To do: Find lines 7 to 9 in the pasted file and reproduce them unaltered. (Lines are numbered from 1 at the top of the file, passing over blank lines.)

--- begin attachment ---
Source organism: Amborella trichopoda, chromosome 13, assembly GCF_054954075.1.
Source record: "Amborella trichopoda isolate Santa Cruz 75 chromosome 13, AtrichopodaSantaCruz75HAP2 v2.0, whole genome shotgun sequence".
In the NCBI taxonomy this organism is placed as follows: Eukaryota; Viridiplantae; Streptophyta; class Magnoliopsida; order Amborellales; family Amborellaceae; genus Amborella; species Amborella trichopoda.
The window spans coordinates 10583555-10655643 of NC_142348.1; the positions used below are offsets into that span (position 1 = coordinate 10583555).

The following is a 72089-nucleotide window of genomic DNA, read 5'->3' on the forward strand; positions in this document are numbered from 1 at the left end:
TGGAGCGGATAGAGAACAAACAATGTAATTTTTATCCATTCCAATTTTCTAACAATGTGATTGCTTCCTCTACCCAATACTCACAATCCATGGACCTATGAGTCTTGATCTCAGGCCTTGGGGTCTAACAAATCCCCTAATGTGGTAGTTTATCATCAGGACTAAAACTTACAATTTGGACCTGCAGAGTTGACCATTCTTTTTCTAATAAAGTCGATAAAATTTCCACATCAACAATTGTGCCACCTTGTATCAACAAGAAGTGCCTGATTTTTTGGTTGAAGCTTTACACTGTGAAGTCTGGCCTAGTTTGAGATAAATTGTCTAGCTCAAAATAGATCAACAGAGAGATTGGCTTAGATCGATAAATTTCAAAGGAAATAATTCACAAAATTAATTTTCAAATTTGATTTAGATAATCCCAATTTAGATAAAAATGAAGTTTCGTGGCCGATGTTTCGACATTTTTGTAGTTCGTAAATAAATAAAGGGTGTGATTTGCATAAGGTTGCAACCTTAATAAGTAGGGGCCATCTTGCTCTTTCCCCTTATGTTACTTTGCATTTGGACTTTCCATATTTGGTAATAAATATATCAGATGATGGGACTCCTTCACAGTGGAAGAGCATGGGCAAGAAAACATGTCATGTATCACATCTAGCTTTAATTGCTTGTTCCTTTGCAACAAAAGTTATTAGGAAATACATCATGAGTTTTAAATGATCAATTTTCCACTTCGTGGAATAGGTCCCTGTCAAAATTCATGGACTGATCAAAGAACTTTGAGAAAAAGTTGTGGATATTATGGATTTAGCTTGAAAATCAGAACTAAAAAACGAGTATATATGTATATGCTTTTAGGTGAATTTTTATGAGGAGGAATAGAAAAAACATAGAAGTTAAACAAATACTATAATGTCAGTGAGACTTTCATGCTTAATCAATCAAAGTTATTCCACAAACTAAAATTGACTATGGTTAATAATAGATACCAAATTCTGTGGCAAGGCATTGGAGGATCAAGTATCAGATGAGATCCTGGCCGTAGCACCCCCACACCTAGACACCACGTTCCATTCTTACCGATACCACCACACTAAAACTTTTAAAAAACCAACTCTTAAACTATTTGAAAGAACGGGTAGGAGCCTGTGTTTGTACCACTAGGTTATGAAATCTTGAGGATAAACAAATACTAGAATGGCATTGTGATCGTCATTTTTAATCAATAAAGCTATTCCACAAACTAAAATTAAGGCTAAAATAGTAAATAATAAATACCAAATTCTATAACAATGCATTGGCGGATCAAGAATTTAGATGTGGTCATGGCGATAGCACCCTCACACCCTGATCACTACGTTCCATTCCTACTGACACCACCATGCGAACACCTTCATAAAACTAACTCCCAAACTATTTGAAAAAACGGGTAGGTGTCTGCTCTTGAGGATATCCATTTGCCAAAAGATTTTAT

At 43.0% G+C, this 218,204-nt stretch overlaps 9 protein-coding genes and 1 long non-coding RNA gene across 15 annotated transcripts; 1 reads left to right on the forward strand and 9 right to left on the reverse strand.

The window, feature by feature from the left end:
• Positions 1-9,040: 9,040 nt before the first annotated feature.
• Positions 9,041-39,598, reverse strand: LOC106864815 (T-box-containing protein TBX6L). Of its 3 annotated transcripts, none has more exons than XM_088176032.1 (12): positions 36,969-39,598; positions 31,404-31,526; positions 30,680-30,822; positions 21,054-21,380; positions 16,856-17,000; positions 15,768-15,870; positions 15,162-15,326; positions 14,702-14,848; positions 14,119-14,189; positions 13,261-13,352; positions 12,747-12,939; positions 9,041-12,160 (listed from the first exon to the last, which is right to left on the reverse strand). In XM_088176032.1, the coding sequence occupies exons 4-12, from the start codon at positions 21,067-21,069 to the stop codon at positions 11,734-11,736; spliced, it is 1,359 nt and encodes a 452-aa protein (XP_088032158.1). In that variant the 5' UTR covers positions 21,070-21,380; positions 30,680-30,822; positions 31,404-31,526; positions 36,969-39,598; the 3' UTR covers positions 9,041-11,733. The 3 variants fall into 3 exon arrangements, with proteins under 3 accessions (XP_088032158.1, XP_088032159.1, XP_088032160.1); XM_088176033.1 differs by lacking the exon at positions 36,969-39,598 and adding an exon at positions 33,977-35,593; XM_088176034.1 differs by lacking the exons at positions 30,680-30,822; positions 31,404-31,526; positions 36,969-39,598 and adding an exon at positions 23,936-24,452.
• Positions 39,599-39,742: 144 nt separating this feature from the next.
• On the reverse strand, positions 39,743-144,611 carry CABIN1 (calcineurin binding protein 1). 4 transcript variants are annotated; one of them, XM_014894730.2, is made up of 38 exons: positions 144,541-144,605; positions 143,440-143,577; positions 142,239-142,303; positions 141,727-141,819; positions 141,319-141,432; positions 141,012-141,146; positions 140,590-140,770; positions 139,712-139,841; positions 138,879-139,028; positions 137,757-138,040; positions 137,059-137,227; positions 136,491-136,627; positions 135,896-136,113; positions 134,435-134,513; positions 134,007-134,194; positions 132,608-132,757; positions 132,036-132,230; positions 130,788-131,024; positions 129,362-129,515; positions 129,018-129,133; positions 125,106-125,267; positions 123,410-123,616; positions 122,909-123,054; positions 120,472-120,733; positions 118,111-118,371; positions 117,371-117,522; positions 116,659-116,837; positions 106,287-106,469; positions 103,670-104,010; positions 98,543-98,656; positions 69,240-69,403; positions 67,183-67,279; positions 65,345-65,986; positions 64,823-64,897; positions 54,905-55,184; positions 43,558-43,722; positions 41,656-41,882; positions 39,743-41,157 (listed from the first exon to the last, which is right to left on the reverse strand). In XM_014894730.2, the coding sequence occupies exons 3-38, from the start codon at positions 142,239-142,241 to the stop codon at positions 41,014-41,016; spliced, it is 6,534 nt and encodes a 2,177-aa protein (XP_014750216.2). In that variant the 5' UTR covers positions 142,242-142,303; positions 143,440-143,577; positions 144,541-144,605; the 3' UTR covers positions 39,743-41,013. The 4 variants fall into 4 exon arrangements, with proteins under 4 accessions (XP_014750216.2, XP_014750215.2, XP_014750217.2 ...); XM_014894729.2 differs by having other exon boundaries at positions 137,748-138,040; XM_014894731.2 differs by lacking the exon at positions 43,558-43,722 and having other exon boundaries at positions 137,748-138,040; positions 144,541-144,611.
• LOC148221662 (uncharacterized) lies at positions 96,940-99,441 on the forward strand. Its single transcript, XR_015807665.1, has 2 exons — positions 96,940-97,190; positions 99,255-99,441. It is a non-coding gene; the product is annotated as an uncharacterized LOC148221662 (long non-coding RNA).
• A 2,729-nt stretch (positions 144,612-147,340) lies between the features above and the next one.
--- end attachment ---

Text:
At 43.0% G+C, this 218,204-nt stretch overlaps 9 protein-coding genes and 1 long non-coding RNA gene across 15 annotated transcripts; 1 reads left to right on the forward strand and 9 right to left on the reverse strand.

The window, feature by feature from the left end:
• Positions 1-9,040: 9,040 nt before the first annotated feature.